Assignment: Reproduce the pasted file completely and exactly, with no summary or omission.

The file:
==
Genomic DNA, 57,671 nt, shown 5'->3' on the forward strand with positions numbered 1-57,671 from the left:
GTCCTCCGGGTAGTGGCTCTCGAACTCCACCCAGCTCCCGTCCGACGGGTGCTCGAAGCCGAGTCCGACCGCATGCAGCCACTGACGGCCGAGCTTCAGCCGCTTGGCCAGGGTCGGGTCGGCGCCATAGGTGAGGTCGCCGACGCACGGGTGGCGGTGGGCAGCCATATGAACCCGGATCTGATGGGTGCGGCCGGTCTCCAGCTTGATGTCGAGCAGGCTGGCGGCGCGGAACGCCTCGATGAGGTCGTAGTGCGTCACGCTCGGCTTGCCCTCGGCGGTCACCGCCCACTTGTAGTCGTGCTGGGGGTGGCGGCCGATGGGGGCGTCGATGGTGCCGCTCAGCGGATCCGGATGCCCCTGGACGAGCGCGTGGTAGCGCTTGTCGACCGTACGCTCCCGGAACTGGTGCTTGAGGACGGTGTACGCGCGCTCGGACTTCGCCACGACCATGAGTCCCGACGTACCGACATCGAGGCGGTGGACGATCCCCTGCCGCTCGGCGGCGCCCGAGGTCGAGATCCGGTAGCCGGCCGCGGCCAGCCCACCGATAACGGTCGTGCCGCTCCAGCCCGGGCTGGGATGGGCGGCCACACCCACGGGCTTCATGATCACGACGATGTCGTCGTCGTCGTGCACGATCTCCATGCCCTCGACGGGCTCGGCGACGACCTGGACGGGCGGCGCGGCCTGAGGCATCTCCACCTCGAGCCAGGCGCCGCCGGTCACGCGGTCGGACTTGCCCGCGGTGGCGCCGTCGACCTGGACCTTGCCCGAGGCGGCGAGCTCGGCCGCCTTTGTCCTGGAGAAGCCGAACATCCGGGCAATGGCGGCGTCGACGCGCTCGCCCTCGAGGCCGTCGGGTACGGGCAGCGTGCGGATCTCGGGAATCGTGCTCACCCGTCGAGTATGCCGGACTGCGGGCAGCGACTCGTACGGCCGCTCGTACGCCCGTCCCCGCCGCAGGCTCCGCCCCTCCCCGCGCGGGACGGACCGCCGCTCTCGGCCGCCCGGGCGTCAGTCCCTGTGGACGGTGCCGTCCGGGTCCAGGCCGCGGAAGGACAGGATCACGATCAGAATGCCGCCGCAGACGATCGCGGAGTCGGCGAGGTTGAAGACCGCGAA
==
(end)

Genomic DNA, 57,671 nt, shown 5'->3' on the forward strand with positions numbered 1-57,671 from the left:
GTCCTCCGGGTAGTGGCTCTCGAACTCCACCCAGCTCCCGTCCGACGGGTGCTCGAAGCCGAGTCCGACCGCATGCAGCCACTGACGGCCGAGCTTCAGCCGCTTGGCCAGGGTCGGGTCGGCGCCATAGGTGAGGTCGCCGACGCACGGGTGGCGGTGGGCAGCCATATGAACCCGGATCTGATGGGTGCGGCCGGTCTCCAGCTTGATGTCGAGCAGGCTGGCGGCGCGGAACGCCTCGATGAGGTCGTAGTGCGTCACGCTCGGCTTGCCCTCGGCGGTCACCGCCCACTTGTAGTCGTGCTGGGGGTGGCGGCCGATGGGGGCGTCGATGGTGCCGCTCAGCGGATCCGGATGCCCCTGGACGAGCGCGTGGTAGCGCTTGTCGACCGTACGCTCCCGGAACTGGTGCTTGAGGACGGTGTACGCGCGCTCGGACTTCGCCACGACCATGAGTCCCGACGTACCGACATCGAGGCGGTGGACGATCCCCTGCCGCTCGGCGGCGCCCGAGGTCGAGATCCGGTAGCCGGCCGCGGCCAGCCCACCGATAACGGTCGTGCCGCTCCAGCCCGGGCTGGGATGGGCGGCCACACCCACGGGCTTCATGATCACGACGATGTCGTCGTCGTCGTGCACGATCTCCATGCCCTCGACGGGCTCGGCGACGACCTGGACGGGCGGCGCGGCCTGAGGCATCTCCACCTCGAGCCAGGCGCCGCCGGTCACGCGGTCGGACTTGCCCGCGGTGGCGCCGTCGACCTGGACCTTGCCCGAGGCGGCGAGCTCGGCCGCCTTTGTCCTGGAGAAGCCGAACATCCGGGCAATGGCGGCGTCGACGCGCTCGCCCTCGAGGCCGTCGGGTACGGGCAGCGTGCGGATCTCGGGAATCGTGCTCACCCGTCGAGTATGCCGGACTGCGGGCAGCGACTCGTACGGCCGCTCGTACGCCCGTCCCCGCCGCAGGCTCCGCCCCTCCCCGCGCGGGACGGACCGCCGCTCTCGGCCGCCCGGGCGTCAGTCCCTGTGGACGGTGCCGTCCGGGTCCAGGCCGCGGAAGGACAGGATCACGATCAGAATGCCGCCGCAGACGATCGCGGAGTCGGCGAGGTTGAAGACCGCGAA